Born: January 9th, 1915
Died: May 6th, 1982
When people talk about influential boxing figures in the capital city of Saint Paul, one name always comes up, and comes up quickly. It comes up because it has to. It comes up because he was the Alpha and the Omega of Saint Paul boxing from the late 1940′s to the early 1970′s, handling the careers and affairs of most of the top boxers. Someone once said, “If Emmett Weller would have managed the Flanagan brothers, then he would have been the boxing czar of Saint Paul, as then he would have had virtually every meaningful fighter in all of Saint Paul under his care.” Truer words were never spoken.
Emmett Dell Weller was born on January 9, 1915 in Saint Paul. His father Dell was a boxing trainer, who started Emmett off in the amateur ranks. Emmett was later taken professional by the well-known manager, Murray McLean, and had a successful career as a Lightweight, beating the Canadian Champion, Kid Taunch in 1935, as well as winning the state Lightweight Title in 1941 over his Minneapolis rival, “Mysterious” Billy Smith.
There are many trainers in professional boxing that know how to get their fighters in shape for a big fight, but few have it down to a science of when to push and when to taper off, thus avoiding over-training of the fighter, and leaving him stale for the fight. Emmett Weller had a knack for “peaking” his fighters; training them to just the right physical fitness level to be able perform at 100% of their abilities for their bouts. When he could not, he wasn’t too proud to bring in someone whose specialized knowledge might be the missing cog needed for his fighter to win, as was the case in 1961 when he hired former 1930′s Heavyweight contender, Charley Retzlaff, to work with Don Quinn on perfecting the right cross for his upcoming state title fight with “Timber” Jack Wagner. Weller was also a master strategist, a skill that showed itself many times in his fighters’ corners, such as when his Middleweight, Jimmy Hegerle, pulled out the victory over master-boxer, Jimmy Martinez in 1956, as well as when his fight plan for Lee Ballard resulted in a major upset over the undefeated Don Sargent in 1960. There are many to this day, who still believe that Ballard beat the immortal Del Flanagan in their first encounter in 1961, though the scorecards said otherwise, and 46 years later, Ballard was quick to credit the source of his brilliance that night, saying in a 2007 interview, “I gave Flanagan more than he could handle that night and everyone knew it. But what they didn’t know was that I was simply executing the fight plan given to me by Emmett Weller who had seen Del fight many times and designed a game plan for me. It worked, but Flanagan’s name and aura won over the judges.” Ballard must have been right about Emmett when it came to Del Flanagan, as Emmett was also behind the man who would one day take Del’s state Middleweight title belt, Duane Horsman.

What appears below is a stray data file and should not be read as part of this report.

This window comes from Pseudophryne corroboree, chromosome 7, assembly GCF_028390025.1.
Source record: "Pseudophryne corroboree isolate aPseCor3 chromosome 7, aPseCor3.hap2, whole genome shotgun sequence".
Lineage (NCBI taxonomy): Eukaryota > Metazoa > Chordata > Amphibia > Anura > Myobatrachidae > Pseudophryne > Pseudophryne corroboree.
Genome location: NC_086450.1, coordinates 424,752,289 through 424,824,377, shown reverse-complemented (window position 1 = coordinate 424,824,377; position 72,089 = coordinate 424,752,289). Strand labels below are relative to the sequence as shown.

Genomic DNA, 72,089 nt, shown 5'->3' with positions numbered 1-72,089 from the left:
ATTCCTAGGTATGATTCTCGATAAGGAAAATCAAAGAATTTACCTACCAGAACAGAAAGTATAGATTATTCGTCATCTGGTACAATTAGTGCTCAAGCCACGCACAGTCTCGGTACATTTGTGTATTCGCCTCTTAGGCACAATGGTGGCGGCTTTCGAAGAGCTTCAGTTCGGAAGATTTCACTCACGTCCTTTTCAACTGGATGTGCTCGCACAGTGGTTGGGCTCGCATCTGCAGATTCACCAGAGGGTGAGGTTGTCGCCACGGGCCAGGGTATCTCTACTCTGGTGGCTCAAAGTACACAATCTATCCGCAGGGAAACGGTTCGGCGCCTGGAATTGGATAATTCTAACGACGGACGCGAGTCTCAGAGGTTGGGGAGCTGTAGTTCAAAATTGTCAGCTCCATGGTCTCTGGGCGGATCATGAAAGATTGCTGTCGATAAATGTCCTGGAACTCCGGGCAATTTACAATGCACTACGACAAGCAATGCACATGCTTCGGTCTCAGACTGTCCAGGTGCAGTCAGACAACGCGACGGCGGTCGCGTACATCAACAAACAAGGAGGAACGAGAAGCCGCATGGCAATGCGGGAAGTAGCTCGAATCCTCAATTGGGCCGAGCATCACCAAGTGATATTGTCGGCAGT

Some of the well-known boxers that Emmett managed and trained at his infamous Weller Gym and Northwest Gym, include: Ralph Alvarez, Booker T. Ellis, Duane Horsman, Don Quinn, Dick Bighley, Jimmy Perrault, Al Andrews, Terry Rindal, Lee Ballard, Jimmy Hegerle, and of course, his son Don, who under his guidance went on to capture the Minnesota Welterweight title in 1961. In addition to managing and training boxers, Weller also promoted fights as well, including bringing in former Heavyweight champion, Joe Louis for an exhibition tour in the late 1940′s. In boxing, Weller always went the extra mile. The Minnesota Boxing Hall of Fame believes in going the extra mile as well, and tonight in exchange for his lifetime of contributions, we offer him an eternity of recognition.